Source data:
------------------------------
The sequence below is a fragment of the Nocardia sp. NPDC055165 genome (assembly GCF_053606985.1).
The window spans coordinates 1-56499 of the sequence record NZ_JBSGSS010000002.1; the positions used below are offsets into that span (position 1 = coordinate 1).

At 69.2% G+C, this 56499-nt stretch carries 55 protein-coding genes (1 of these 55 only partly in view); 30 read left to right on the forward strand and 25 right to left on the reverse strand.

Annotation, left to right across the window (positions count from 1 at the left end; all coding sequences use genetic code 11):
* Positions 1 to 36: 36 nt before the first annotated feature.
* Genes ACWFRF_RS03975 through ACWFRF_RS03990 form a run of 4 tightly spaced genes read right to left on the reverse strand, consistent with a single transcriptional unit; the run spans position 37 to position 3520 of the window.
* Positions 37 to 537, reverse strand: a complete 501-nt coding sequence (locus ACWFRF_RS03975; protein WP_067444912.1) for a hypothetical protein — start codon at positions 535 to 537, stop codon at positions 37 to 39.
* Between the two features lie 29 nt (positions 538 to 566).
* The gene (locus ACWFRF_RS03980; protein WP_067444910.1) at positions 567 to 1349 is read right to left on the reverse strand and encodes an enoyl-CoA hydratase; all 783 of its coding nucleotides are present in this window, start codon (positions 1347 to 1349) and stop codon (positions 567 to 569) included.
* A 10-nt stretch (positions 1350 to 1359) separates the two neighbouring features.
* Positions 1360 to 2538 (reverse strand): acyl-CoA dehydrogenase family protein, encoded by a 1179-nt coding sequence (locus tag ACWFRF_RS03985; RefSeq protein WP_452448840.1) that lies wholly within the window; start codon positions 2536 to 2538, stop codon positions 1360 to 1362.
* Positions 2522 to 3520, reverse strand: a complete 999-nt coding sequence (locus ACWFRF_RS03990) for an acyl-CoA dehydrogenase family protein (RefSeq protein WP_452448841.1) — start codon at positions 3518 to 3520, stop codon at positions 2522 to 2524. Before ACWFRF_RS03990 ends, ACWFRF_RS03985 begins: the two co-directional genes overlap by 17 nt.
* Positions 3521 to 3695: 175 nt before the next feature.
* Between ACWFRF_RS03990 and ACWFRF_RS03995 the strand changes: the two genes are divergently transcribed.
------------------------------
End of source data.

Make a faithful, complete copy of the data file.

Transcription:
The sequence below is a fragment of the Nocardia sp. NPDC055165 genome (assembly GCF_053606985.1).
The window spans coordinates 1-56499 of the sequence record NZ_JBSGSS010000002.1; the positions used below are offsets into that span (position 1 = coordinate 1).

At 69.2% G+C, this 56499-nt stretch carries 55 protein-coding genes (1 of these 55 only partly in view); 30 read left to right on the forward strand and 25 right to left on the reverse strand.

Annotation, left to right across the window (positions count from 1 at the left end; all coding sequences use genetic code 11):
* Positions 1 to 36: 36 nt before the first annotated feature.
* Genes ACWFRF_RS03975 through ACWFRF_RS03990 form a run of 4 tightly spaced genes read right to left on the reverse strand, consistent with a single transcriptional unit; the run spans position 37 to position 3520 of the window.
* Positions 37 to 537, reverse strand: a complete 501-nt coding sequence (locus ACWFRF_RS03975; protein WP_067444912.1) for a hypothetical protein — start codon at positions 535 to 537, stop codon at positions 37 to 39.
* Between the two features lie 29 nt (positions 538 to 566).
* The gene (locus ACWFRF_RS03980; protein WP_067444910.1) at positions 567 to 1349 is read right to left on the reverse strand and encodes an enoyl-CoA hydratase; all 783 of its coding nucleotides are present in this window, start codon (positions 1347 to 1349) and stop codon (positions 567 to 569) included.
* A 10-nt stretch (positions 1350 to 1359) separates the two neighbouring features.
* Positions 1360 to 2538 (reverse strand): acyl-CoA dehydrogenase family protein, encoded by a 1179-nt coding sequence (locus tag ACWFRF_RS03985; RefSeq protein WP_452448840.1) that lies wholly within the window; start codon positions 2536 to 2538, stop codon positions 1360 to 1362.
* Positions 2522 to 3520, reverse strand: a complete 999-nt coding sequence (locus ACWFRF_RS03990) for an acyl-CoA dehydrogenase family protein (RefSeq protein WP_452448841.1) — start codon at positions 3518 to 3520, stop codon at positions 2522 to 2524. Before ACWFRF_RS03990 ends, ACWFRF_RS03985 begins: the two co-directional genes overlap by 17 nt.
* Positions 3521 to 3695: 175 nt before the next feature.
* Between ACWFRF_RS03990 and ACWFRF_RS03995 the strand changes: the two genes are divergently transcribed.